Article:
I have discovered that. in order to establish the proper relation hip between the clubs to adapt them to the player. the weight should vary regularly with the length and preferably the weight-lengl h prodnct of any club should be substantially the ame as the weight-length product of every other club. This relationship is expressed by the following equation:
In this equation L represents the length of the club, V the total weight of the club and G a constant.
It will nearly always be found that a player will have one club in his set of which he is particularly fond and in which he reposes the greatest confidence for the reason that he can consistently. play that club successfully. According to one method in which I apply my invention, this club is taken as the base club and the physical characteristics of the other clubs are adjusted to this club as a standard so that all of the clubs may be played with the same facility as the base club. If. for example. this club is a driver 43 long, weighing 12.8 ounces and With a balance of 14-". the weight-length product C of equation (1) becomes approximately 550 inch ounces. To determine the weight of any club of a different length it is merely necessary to divide this product 550 by the new club length.
Referring to Fig. 2, the curve A is plotted according to the formula li\V:55(l. 'lhe ordinates of this curve are represented in inches of length and the abscissas in ounces. It will be observed that the curve A indicates that a. club .3" long should weigh 12.8 ounces and that a club. for example. 36 long should weigh approximately 15.25 ounces. It will be apparent that the equation of the curve A is that of a hypcrbola referred to its assymptotes.
If a club, having a weight and length such that the product L W is (litl'crcnt from 550, is chosen as the standard club. the curve A will be displaced. If. for example. the players favorite club were a masllic 36 long. weighing 14 ounces and having a balance of 10". the product of the length and weight would be 504 inch ounces and the equation of the new curve. which is represented in the drawing at A. would be LlV:50l. It will be observed that throughout the range of the curve. which is rcpresenttul by the lengths of clubs used in ordinary practice. the curve A does not change appreciably in shape. It is. therefm'e. possible to use the same sheet of co-ordinates for determining with a sufficient degree of accuracy the desired curve for any base club by mercly drawing a new curve parallel to the first curve passing through the point representing the weight and length of the new base club. To facilitate the use of the curve sheet. a jig may be used cut on one side according to the curve A and by placing this at the proper place to llltlh't the curve pass through the point correspoinling to the new base club. the weight of clubs of dif ferent lengths maybe at once determined. If greater accuracy is desired the positions of two or more points of the new curve at a considerable distance apart may be deter mined from the formula and the curve then completed by the jig.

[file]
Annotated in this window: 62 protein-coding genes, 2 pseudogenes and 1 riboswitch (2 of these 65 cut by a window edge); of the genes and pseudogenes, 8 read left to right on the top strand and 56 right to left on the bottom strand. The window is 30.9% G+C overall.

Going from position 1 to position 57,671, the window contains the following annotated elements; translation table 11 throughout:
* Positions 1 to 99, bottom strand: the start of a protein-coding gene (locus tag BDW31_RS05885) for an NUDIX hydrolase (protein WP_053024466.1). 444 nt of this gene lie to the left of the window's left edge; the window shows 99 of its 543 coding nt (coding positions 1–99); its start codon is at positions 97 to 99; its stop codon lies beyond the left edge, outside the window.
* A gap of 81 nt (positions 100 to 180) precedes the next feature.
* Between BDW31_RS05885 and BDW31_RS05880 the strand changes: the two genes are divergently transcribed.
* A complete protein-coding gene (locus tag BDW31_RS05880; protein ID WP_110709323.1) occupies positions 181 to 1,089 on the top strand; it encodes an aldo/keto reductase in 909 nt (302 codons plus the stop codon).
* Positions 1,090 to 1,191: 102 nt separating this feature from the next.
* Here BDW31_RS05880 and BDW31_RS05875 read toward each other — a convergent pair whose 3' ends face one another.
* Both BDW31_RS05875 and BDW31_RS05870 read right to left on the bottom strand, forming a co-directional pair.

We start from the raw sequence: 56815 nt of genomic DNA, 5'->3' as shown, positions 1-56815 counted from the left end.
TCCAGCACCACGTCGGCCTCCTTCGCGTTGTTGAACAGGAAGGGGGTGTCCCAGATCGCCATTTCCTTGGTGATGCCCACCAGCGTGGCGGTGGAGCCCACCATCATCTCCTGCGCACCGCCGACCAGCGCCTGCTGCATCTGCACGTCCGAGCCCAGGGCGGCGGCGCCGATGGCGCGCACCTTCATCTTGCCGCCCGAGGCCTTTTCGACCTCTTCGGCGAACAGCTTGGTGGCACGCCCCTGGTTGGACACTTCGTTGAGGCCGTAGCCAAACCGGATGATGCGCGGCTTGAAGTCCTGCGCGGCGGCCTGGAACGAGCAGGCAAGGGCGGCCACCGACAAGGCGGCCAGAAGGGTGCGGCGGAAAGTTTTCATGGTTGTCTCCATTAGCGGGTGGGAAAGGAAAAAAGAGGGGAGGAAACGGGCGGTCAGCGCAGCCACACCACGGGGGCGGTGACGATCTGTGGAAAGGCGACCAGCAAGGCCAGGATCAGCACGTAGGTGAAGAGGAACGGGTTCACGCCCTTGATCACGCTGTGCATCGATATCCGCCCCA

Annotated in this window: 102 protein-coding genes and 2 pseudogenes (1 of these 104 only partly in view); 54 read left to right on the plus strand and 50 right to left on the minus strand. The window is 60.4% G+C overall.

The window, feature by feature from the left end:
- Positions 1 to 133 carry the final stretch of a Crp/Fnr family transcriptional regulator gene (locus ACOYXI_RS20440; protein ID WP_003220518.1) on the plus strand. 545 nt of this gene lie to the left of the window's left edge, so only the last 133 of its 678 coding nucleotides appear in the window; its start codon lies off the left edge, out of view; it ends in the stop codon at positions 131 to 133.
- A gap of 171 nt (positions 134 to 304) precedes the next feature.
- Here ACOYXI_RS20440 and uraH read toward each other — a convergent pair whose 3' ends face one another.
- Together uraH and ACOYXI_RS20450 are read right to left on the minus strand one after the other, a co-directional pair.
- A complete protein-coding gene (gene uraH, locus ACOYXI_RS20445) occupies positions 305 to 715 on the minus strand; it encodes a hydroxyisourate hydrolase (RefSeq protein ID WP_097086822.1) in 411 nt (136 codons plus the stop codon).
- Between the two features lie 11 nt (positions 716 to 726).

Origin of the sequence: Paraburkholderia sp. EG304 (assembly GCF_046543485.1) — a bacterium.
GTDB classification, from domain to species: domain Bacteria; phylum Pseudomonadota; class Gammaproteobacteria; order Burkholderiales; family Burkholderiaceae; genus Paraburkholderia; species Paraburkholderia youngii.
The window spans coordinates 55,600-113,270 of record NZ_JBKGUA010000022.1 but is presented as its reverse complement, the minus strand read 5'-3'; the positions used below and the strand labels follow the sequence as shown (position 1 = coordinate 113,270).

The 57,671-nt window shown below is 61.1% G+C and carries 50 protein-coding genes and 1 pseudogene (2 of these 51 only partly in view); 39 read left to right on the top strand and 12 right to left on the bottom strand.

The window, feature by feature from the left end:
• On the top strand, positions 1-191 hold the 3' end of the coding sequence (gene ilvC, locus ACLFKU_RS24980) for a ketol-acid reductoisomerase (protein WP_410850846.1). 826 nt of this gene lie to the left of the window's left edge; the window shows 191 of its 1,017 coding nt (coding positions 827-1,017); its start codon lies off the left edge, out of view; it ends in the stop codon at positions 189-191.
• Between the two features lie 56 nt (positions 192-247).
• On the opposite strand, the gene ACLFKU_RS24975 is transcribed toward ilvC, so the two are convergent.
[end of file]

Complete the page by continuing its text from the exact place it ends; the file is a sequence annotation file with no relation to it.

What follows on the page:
Having determined the weights of the various clubs of the set according to the weight-length or inclrounce rule, which I have described, I then adjust the balance of the respective clubs so that they also will vary regularly With the club length in accordance with a predetermined law. I have discovered that the proper relationship is expressed by the following equation L TJIZXBI=B W 2 B W 1i,
This means that the balances are to each other inversely as the squares of the. weights. It is also apparent that equation (31) may be put into the following form:
This means that the balances are to each other as the product of the length of the first by the weight of the second is to the product of the length of the second by the weight of the first.
Assuming that the base club has a length of 43" and a balance of l-l, equation (2) becomes:
If the new club has a length of 36.3 inches, the balance B will he found to be 10". In order to'ena-ble the clubs to be readily calculated,'a curve may be drawn representing the relationship between the length and balance, and such a curve is shown at B in Fig. 2. This curve being calculated on the basis of a 43 club having abalance of 14".
\Vhile this curve may be calculated point by point, 1t will be observed that equation 2) may be transformed into the following form:
Upon substituting the value the value of 14 for 13,, this comes:
43 for L and equation be- From equation (7) curve l3 may be readily plotted by substituting dili'erentyvalues for B and determining values for L. lt will be observed that equation (7) is the equation of a parabola. From the curve 15 the proper balance for any length of club may be at once determined.
If the standard club has a ditl'erent length and balance, the curve B becomes slightly displaced. If, for example, the players favorite club were 36 long and had a balance of 10 6t nation 6 would become:
This curve is represented in dotted lines in Fig. 2 by the curve 15,. It will be observed that throughout the range which is used curve 15 does not differ appreciably in shape from curve B and that, therefore, a jig may be used for drawing the curve It in different positions, as was described in connection with the use of a jig for drawing the' curve A. in different positions.